They suggest “Researchers should recognize that a p-value without context or other evidence provides limited information.” They counsel that researchers “should bring many contextual factors into play to derive scientific inferences, including the design of a study, the quality of the measurements, the external evidence for the phenomenon under study, and the validity of assumptions that underlie the data analysis.” They conclude that good statistical practice emphasizes “understanding of the phenomenon under study, interpretation of results in context, complete reporting and proper logical and quantitative understanding of what data summaries mean. No single index should substitute for scientific reasoning.” Context is truly the anecdote.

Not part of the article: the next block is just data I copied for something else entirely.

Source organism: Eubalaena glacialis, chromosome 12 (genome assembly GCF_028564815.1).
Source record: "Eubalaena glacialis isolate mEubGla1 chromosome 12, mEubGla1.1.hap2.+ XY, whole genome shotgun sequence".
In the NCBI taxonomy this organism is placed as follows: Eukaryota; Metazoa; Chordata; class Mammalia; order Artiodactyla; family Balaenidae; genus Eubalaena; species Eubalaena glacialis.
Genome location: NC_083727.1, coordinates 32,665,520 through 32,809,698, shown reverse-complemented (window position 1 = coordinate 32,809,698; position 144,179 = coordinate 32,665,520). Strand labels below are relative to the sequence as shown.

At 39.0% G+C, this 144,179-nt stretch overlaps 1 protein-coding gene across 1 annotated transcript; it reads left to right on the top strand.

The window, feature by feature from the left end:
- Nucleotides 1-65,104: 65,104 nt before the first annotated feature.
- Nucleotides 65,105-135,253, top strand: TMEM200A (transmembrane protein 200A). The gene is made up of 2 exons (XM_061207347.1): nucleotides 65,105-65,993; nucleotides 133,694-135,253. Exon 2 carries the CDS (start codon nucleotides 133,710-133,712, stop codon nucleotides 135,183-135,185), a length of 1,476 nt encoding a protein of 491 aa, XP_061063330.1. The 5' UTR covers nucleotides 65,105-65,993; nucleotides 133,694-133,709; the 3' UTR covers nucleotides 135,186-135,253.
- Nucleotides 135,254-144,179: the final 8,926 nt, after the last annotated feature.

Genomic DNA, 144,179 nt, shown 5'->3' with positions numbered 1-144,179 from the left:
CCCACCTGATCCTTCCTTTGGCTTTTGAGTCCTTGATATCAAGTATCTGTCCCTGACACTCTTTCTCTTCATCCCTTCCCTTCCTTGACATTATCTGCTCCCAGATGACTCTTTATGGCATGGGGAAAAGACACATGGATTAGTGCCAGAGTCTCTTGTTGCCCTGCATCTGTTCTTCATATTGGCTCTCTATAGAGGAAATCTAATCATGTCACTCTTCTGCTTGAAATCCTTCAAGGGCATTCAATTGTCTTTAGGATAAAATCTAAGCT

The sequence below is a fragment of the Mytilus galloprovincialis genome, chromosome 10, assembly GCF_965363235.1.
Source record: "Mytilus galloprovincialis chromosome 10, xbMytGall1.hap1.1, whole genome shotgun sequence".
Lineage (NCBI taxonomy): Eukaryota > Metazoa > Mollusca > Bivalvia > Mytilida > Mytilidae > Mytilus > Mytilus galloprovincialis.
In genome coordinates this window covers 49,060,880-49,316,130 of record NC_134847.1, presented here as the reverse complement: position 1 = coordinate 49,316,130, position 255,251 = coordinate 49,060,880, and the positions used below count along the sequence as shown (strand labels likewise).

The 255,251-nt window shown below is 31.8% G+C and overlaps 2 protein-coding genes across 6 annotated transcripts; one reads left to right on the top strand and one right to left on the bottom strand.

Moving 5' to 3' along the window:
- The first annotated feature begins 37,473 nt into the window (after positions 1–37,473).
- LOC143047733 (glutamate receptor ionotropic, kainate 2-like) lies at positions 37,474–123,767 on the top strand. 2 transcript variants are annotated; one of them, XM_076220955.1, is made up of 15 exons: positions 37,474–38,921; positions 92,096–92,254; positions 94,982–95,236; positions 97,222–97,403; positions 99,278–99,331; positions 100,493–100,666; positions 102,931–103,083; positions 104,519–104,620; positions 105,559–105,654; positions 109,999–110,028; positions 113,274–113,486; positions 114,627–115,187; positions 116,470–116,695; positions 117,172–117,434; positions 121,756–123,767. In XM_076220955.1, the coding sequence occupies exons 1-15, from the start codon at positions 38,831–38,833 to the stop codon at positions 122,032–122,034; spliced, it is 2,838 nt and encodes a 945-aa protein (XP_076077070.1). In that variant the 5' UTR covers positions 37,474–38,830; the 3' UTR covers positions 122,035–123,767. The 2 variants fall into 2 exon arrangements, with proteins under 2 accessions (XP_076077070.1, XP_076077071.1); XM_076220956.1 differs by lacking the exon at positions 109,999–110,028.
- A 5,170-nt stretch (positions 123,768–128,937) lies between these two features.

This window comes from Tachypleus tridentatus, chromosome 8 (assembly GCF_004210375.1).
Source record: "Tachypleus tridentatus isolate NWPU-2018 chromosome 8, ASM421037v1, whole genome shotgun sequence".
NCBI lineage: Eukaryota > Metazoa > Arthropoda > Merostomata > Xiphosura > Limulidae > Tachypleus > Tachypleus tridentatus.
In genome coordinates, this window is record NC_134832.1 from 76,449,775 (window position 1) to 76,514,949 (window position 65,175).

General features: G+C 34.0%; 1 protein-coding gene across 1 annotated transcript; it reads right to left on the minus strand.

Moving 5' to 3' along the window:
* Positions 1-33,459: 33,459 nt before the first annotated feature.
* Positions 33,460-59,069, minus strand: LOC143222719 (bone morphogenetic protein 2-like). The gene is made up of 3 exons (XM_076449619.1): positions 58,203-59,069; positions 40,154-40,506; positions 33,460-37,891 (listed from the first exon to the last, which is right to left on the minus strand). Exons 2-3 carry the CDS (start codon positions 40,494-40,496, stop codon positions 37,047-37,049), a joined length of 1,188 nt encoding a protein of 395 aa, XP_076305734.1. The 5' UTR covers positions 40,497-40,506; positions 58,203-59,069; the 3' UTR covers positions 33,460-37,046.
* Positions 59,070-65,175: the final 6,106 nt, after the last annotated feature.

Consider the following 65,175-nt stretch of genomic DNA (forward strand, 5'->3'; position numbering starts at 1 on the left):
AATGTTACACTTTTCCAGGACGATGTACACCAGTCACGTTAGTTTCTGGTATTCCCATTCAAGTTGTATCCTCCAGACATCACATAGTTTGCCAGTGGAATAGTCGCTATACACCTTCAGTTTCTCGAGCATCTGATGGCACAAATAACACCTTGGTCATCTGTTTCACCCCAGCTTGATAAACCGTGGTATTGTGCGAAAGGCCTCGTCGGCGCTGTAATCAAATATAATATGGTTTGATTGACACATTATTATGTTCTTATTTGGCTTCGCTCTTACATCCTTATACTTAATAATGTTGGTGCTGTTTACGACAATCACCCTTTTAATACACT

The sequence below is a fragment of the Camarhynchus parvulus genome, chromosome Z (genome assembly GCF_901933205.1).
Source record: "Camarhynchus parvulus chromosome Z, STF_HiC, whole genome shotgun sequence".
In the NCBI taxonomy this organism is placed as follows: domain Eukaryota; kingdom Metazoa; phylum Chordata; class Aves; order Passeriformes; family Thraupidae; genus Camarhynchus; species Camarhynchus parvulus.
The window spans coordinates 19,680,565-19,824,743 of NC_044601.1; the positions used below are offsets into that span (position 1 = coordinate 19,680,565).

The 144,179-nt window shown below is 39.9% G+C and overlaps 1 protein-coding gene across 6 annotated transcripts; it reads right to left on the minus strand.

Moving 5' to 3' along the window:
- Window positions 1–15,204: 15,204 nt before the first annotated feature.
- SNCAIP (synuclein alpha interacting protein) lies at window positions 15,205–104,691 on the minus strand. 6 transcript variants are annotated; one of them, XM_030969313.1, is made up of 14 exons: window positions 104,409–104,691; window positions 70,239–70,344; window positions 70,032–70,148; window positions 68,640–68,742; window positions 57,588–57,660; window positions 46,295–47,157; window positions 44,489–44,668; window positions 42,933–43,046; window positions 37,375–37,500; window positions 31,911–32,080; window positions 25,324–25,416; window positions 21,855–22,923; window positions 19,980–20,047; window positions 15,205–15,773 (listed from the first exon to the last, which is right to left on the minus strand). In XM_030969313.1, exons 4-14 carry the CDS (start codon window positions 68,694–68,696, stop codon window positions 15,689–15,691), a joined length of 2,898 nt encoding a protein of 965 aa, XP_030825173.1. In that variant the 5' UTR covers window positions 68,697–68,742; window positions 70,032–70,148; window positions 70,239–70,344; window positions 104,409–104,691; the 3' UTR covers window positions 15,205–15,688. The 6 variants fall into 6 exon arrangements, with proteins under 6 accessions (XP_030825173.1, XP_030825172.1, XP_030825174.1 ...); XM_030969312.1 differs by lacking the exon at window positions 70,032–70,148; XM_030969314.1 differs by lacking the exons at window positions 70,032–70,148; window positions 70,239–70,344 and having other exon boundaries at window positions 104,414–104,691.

Statisticians are also warning against thinking too narrowly about what a p-value can reveal. A comment in Nature by Valentin Amrhein, Sander Greenland, Blake McShane, and more than 800 signatories points to the reduction of a p-value to a significant/not significant dichotomy as a big part of the problem. They write “we are not advocating a ban on p values, confidence intervals or other statistical measures — only that we should not treat them categorically. This includes dichotomization as statistically significant or not, as well as categorization based on other statistical measures such as Bayes factors.”

“One reason to avoid such ‘dichotomania’ is that all statistics, including p-values and confidence intervals, naturally vary from study to study, and often do so to a surprising degree. In fact, random variation alone can easily lead to large disparities in p values, far beyond falling just to either side of the 0.05 threshold. For example, even if researchers could conduct two perfect replication studies of some genuine effect, each with 80% power (chance) of achieving p < 0.05, it would not be very surprising for one to obtain p < 0.01 and the other p > 0.30.”